Ed Felten has an interesting post (“Freeing the Xbox”) about efforts to “hack” the Xbox to open it up so that it can run the Linux operating system. And Tim Lee at the Technology Liberation Front has a series of related posts on this issue. Ed notes that given the price/power combination of the Xbox, it is an attractive target. How we should we evaluate this? Here is what Ed says:
The real action here is in Microsoft’s strategy of selling the Xbox hardware as a loss leader, and the tendency of the Xbox Linux work to frustrate this strategy. Xbox Linux creates value for its users. Should public policy be willing to destroy this value in order to enable Microsoft’s pricing strategy? My instinct is that it should not, though there is a plausible argument on the other side.
This is a reasonably balanced statement, but I don’t think that this is still the right way to frame this issue, and I do want to make clear the other side. Ed puts it as users vs. Microsoft, but this is as least as much about user vs. user and we have to understand what the Linux hack means for people playing games on the Xbox.
I think that we have a number of moving parts here: (1) monopoly v. competition in the games market; (2) selling the game platform—the Xbox—for above or below marginal cost; and (3) Microsoft’s design alternatives to the Xbox. Take these one-by-one.
If Microsoft has monopoly power in the games platform, hacking the Xbox might be a good thing. This would create, as Ed puts its, value for Linux users and would, as an economist would put it, expand output. As reduced output is the central harm of monopoly, responsive steps that expand output often improve matters. I don’t have a professional opinion about whether Microsoft has monopoly power in games, but I doubt it, especially when we focus on competition in games platforms over time. We have seen a lot of market-leader turnover in that market, which is usually a sign of meaningful competition.
If Microsoft is pricing the Xbox above the marginal cost of making it, Microsoft should be delighted to see users find new uses. If I decide that the Xbox is the world’s finest ottoman, Steve Ballmer should be happy. But if Microsoft is pricing the Xbox below marginal cost—I assume that we think that—then we have an issue, and this gets us to Ed’s central point. Ottoman users won’t buy any games, and they will inflict costs on Microsoft through their purchases.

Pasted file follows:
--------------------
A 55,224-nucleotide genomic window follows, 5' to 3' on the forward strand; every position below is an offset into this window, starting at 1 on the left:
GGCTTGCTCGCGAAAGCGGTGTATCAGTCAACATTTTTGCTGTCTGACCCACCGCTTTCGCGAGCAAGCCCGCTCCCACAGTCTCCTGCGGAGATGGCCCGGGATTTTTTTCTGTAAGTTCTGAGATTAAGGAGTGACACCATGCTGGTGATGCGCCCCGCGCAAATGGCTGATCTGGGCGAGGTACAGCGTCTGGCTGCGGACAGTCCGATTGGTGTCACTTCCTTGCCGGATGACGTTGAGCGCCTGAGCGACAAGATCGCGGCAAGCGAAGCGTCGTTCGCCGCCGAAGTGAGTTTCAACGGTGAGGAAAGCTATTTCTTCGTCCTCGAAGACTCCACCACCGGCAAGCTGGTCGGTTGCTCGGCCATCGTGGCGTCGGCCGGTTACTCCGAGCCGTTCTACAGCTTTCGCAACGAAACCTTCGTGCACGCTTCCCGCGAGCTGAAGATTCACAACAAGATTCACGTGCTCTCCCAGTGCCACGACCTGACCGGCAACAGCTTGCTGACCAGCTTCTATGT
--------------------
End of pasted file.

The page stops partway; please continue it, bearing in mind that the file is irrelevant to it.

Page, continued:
We are now in the world of systems—or platform—competition. Multiple pieces work together. This is very much in the news right now given the French threat to regulate iTunes and the iPod, which is exactly this sort of system. The Financial Times had an editorial on June 15th ($) supporting Apple’s effort to build a closed system; I have a prior post on this here.
Pricing is a tricky issue. Adobe gives away Acrobat Reader so that it can sell the Acrobat authoring program. Gillette gives away razors—or sells them below cost—to sell blades. Selling the platform—the razor or the Xbox—for below cost can be in the collective interest of the users of the platform.
Try a concrete example. Light game players value the Xbox with one game at $200. Heavy users value the Xbox with multiple games at $300. The marginal cost of making an Xbox is $200 and the marginal cost of producing each game is zero. If Microsoft has already created the Xbox platform and the games, what would we like to happen? The marginal costs of serving both types of users are covered by their values—especially if we add epsilon to the light user’s value—so we should want both types of consumers to be served.
How do we do that? Assume that we set separate prices for the Xbox and for games and that we have six different games created. If we set a price for the Xbox that covers marginal costs, we set the price of the Xbox at $200. That means that we need to set a price of zero for the games, otherwise the light user will not buy at all. If we do that and if we have one light user and one heavy user, total revenues are $400. Of course that means we have just covered marginal costs and have received nothing to cover the fixed costs of the system.